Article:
There were 60 voices in the Voices New Zealand Chamber Choir on this occasion – quite large for a chamber choir, but needed for Beethoven’s ecstatic utterances.  Their contribution was accurate and sonorous, with clear words, and animation.  The choir’s singing and that of the soloists was thrilling.

Only Kristin Darragh had some rather ugly notes near the beginning – possibly they were rather low for her tessitura.  Elsewhere, in the ensembles she was not easily heard at times; the soprano has the advantage (fully utilised by Madeleine Pierard, the superb soprano) of being at the top, while the bass stands out for being the lowest sound, and the tenor stands out because the .music is high in his voice.  Simon O’Neill had the right voice and volume for this role.

Martial airs came from the orchestra, excellently delineated, adding to the grandeur of the music. More percussion is introduced in this movement; bass drum and triangle both have notable solos.

All parts, solo and chorus, are written high in their respective voices.   I noticed that the soloists, when seated and not performing solo, ‘sang along’ with the chorus parts – a nice gesture.  The choir was absolutely great on the final section; the work finishes triumphantly for them, interspersed with beautiful ensembles for the soloists – but some detail was lost in all that was going on.

This was a wonderfully nuanced performance under the highly experienced Maestro Edo de Waart, and the audience showed appreciation most enthusiastically.


First-class performance of a Brahms masterpiece by Vivanti String Sextet

Vivanti  String Sextet: Yuka Eguchi, Malavika Gopal (violins), Victoria Jaenecke, Martin Jaenecke (violas), Ken Ichinose, Rowan Prior (cellos)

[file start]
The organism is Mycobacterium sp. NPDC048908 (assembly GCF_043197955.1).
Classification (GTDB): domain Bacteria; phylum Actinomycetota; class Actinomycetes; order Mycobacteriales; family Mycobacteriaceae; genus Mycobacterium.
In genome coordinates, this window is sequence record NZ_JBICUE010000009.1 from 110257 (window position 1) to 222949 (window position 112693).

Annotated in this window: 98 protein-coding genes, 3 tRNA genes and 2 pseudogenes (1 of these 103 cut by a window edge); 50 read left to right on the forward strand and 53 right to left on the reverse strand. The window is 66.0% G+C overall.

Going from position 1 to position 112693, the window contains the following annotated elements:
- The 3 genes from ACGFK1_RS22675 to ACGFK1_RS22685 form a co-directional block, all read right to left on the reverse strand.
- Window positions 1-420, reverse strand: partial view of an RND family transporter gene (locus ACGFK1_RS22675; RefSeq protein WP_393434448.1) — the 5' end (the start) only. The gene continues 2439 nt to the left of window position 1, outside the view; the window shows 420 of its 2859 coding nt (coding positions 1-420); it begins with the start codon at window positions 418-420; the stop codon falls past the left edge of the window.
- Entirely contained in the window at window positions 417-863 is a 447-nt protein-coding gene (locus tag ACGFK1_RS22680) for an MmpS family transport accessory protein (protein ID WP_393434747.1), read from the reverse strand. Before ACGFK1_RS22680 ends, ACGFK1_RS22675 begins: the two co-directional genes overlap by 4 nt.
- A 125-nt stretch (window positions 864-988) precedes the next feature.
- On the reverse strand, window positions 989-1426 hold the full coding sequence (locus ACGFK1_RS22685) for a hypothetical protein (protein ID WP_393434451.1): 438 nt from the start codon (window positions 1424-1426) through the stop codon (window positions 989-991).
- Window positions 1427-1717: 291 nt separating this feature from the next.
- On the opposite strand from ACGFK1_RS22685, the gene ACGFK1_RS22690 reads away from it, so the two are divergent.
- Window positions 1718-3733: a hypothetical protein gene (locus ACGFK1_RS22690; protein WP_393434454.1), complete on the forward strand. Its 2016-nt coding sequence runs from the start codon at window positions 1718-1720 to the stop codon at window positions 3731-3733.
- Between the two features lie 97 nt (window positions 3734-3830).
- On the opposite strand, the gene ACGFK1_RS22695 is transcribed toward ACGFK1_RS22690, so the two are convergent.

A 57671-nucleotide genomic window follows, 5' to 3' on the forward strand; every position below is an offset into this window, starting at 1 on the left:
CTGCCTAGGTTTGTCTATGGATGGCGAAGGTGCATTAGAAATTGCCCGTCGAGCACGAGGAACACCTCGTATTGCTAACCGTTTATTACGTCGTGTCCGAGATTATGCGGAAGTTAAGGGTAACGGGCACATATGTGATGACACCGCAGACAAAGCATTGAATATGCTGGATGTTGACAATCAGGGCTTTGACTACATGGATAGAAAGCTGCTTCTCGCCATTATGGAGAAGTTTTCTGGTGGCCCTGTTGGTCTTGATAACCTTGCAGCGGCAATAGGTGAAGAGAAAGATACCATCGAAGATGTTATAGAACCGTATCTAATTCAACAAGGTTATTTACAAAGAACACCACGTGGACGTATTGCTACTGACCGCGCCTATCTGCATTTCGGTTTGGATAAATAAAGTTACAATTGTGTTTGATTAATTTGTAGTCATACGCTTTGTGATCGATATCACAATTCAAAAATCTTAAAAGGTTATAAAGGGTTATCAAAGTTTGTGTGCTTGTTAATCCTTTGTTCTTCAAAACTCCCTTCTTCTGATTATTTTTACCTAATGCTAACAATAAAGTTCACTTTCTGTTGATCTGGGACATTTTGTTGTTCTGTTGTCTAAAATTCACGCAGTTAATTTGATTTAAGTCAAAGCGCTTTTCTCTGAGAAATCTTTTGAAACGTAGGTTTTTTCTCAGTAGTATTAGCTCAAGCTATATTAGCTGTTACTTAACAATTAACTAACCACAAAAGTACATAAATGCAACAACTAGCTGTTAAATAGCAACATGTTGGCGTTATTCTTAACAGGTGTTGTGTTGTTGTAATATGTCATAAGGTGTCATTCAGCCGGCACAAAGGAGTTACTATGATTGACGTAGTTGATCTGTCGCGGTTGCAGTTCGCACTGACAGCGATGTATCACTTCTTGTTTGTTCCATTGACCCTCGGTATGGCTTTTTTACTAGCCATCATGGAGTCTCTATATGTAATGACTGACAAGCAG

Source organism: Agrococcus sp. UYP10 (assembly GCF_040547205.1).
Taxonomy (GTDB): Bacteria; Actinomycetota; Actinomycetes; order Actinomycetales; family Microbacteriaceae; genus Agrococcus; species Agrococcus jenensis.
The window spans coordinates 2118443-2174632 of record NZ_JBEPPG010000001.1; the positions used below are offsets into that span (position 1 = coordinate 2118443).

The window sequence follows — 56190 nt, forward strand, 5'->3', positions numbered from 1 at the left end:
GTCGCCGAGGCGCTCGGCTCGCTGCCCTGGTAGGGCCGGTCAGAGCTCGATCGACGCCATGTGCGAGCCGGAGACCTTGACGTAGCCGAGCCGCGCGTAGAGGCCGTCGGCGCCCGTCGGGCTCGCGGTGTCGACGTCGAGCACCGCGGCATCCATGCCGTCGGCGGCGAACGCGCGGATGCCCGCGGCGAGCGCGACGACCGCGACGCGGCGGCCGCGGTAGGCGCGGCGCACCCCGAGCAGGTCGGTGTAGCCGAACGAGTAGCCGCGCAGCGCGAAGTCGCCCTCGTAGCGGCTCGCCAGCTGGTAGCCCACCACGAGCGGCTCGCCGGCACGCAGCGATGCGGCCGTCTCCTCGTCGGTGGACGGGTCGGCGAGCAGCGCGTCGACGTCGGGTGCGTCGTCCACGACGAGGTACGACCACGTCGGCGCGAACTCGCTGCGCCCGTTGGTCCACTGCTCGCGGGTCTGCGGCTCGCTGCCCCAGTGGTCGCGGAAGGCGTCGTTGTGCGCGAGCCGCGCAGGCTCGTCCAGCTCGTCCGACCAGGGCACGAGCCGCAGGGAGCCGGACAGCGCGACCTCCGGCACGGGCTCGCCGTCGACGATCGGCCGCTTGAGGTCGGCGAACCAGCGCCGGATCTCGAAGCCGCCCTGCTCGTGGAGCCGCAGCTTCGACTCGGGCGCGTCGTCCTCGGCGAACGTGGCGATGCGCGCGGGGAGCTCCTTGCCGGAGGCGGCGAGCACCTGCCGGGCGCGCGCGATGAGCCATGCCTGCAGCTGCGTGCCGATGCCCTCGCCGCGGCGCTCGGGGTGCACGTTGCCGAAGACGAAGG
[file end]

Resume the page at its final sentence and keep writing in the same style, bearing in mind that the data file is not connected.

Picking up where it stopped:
Brahms: String Sextet no.1 in B flat, Op.18

St. Andrew’s on The Terrace

Wednesday, 14 November 2018, 12:15 pm

A sizeable audience heard this masterwork from Brahms, played by a sextet made up of members of the New Zealand Symphony Orchestra (plus friend Martin Jaenecke).  The work is seldom heard, probably because of the difficulty of assembling a sextet.  I don’t think I have heard it live since a concert given by a visiting ensemble in a Festival concert many years go – was it 1988?  1990?  They played also the String Sextet no.2.

Immediately the musicians commenced, we were treated to a gorgeous sound. – mellow, reassuring, in the first movement’s allegro ma non troppo.  The players performed with confidence and panache, and the church’s acoustics did them proud.  Darker tones entered; a cello solo was most mellifluous.  The music approached grandeur, but in a rather nostalgic manner.  Plucking from the cellos added piquancy.

A general excitement of tempo and volume led to a new, placid theme, which was passed around the players.  Its chromaticism gave a persuasive romanticism to the music.  A waltz towards the end was graceful, then a brief passage with all playing pizzicato finished the movement.

Throughout, the playing was splendid from all the musicians.  The second movement (andante ma moderato) had a strong opening to its theme and variations.  The song-like theme was harmonised in a very straightforward way.  The first variation was for the cello, and was given an excellent performance by Ken Ichinose.  (From where I was seated I could not see if Rowan Prior also played in this variation).  The violas took it up, and gave the theme considerable embroidery, before the cello had another complex variation, jumping all over the fingerboard.

Then the violas returned with a strong hymn-like variation.  The violins now had their chance, playing the same variation, before they had a passage playing a melody against the violas playing a drone accompaniment.  The cellos were at first absent from this interchange, until they took up with some pizzicato.  Cellos now had the melody, more-or-less straight.  The music became quieter, and slowly wound down to its end.

The Scherzo third movement was a very tuneful dance,  full of good spirits.  It was bouncy and euphonious.  The short trio lived up to its tempo (animato), driving forward constantly, as did the also animated scherzo, on its return.

The final movement, Rondo, was marked poco allegretto e grazioso.  It was sonorous and cheerful.  There was plenty of dynamic variety, and all was played splendidly, with superb subtlety and fabulous tone.  Gentle passages echoing the first movement helped the music wind down gradually in sombre vein, but it picked up animation again in the final bars.  This is a great work of chamber music, and it was marvellous to hear it, in such a first-class performance.